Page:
Canada extends food irradiation use
manufacturers but other countries across the world are making steps
towards increasing the use of this controversial food preservation
technology. Canada made moves this week.
Europe may remain reticent over the use of irradiation by food manufacturers but other countries across the world are making steps towards increasing the use of this controversial food preservation technology. Canada made moves this week.
After lengthy scientific reviews, the Canadian government yesterday announced that public consultations will begin on proposed regulatory changes which would expand the list of irradiated foods allowed to be sold in Canada.
Currently wheat, flour, whole wheat flour, potatoes, onions, whole and ground spices and dehydrated seasoning preparations are the only foods permitted to be irradiated and sold in Canada. The proposed additions to the table are: fresh and frozen ground beef; fresh and frozen poultry; pre-packaged fresh, frozen, prepared and dried shrimp and prawns; and mangoes.
The proposed amendments would allow these new foods to be irradiated and sold, but would not make it a mandatory process. Current regulations require that irradiated foods, whether produced in Canada or imported, be labelled as irradiated and bear the internationally-used "radura" symbol when offered for sale.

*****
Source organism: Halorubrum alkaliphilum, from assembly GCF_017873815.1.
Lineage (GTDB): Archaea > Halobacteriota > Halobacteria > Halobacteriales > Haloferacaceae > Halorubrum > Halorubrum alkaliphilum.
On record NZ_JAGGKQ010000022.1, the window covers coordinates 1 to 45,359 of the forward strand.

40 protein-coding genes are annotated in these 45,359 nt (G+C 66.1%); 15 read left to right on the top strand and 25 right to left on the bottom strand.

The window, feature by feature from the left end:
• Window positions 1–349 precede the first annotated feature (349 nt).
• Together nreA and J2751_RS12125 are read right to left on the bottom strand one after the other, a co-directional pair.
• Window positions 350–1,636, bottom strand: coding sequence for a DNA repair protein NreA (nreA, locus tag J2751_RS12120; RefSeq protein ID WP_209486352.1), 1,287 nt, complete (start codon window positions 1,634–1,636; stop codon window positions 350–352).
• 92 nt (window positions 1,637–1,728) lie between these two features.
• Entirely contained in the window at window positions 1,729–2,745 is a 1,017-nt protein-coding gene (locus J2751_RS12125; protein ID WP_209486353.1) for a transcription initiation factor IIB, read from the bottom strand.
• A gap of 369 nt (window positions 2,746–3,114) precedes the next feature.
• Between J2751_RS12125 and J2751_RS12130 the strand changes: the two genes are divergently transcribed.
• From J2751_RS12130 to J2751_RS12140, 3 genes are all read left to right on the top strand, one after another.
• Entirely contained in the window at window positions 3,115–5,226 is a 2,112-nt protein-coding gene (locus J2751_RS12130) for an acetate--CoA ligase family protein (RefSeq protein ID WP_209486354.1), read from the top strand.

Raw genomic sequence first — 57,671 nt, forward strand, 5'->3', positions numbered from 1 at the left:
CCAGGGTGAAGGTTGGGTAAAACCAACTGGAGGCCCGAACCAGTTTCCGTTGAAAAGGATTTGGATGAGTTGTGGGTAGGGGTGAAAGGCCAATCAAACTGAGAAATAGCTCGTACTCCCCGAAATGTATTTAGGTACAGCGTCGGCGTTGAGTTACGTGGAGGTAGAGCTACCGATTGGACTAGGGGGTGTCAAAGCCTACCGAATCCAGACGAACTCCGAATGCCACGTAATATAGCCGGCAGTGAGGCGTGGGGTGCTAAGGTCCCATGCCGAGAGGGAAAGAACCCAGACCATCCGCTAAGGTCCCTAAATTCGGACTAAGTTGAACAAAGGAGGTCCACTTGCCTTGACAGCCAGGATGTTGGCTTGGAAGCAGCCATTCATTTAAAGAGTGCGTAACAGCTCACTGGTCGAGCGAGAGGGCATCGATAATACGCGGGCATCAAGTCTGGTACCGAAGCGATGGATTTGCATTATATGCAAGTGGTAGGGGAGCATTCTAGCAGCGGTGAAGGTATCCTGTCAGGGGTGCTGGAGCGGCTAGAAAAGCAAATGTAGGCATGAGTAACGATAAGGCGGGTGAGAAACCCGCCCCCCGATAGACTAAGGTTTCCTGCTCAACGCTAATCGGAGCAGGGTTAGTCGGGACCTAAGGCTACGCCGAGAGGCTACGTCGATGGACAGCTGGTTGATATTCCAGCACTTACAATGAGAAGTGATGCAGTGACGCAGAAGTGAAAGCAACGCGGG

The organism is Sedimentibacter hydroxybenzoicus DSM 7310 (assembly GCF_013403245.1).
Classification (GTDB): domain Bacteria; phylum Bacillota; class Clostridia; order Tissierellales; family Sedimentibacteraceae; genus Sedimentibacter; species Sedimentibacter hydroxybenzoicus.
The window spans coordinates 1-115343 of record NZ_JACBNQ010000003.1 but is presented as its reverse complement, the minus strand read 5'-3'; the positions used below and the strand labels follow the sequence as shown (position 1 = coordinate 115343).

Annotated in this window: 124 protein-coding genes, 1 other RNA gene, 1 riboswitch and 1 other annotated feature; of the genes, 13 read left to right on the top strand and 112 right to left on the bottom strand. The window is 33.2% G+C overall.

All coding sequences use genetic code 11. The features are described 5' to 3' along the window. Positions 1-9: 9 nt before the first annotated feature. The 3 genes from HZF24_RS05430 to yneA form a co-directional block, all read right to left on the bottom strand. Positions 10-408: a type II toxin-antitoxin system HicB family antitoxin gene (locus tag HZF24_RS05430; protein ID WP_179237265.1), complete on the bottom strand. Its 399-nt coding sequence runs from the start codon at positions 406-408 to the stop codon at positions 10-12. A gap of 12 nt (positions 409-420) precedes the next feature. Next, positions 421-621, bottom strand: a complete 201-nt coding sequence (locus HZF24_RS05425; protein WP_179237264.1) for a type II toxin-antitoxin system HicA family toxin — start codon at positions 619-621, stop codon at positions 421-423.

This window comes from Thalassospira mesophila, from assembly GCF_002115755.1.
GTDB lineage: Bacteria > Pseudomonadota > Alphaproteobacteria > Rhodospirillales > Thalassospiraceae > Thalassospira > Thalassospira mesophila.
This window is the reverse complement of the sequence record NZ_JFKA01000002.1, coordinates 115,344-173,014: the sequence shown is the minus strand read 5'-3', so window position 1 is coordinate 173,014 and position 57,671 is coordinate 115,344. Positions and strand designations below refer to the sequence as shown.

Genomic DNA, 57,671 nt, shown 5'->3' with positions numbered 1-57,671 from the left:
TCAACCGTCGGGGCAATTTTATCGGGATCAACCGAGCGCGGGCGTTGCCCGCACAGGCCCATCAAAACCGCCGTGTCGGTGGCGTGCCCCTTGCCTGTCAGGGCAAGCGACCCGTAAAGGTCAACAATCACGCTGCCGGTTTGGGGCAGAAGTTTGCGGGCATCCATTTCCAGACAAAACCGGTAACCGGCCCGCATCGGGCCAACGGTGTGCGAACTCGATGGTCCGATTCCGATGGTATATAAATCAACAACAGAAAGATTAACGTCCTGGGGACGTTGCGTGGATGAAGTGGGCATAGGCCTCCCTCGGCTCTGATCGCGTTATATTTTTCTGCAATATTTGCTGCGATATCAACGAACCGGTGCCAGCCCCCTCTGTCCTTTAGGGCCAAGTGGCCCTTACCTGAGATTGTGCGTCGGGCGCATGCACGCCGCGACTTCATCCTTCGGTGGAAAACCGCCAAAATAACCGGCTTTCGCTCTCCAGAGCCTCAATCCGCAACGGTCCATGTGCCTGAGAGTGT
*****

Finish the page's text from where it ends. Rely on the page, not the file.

For critics of the technology, the Canadian government wrote this week: "After an objective and factual review of industry submissions by Health Canada scientists, as well as a safety review, the department is recommending proposed amendments to the Food and Drug Regulations.
"These reviews, as well as other scientific sources, have concluded that the consumption of these irradiated foods would not result in any risk to the health of the consumer, that the irradiation of these foods would not result in destruction or loss of nutrients where that food is a significant source of those nutrients in the diet and that the proposed uses of food irradiation could be beneficial through improved safety and quality of these food products resulting from enhanced control of pathogens."
As Canada and the US make steps to include food irradiation in everyday food manufacturing processes, it is unlikely that these steps will be mirrored in Europe, where the consumer remains highly suspicious and critical of this food preservation technology.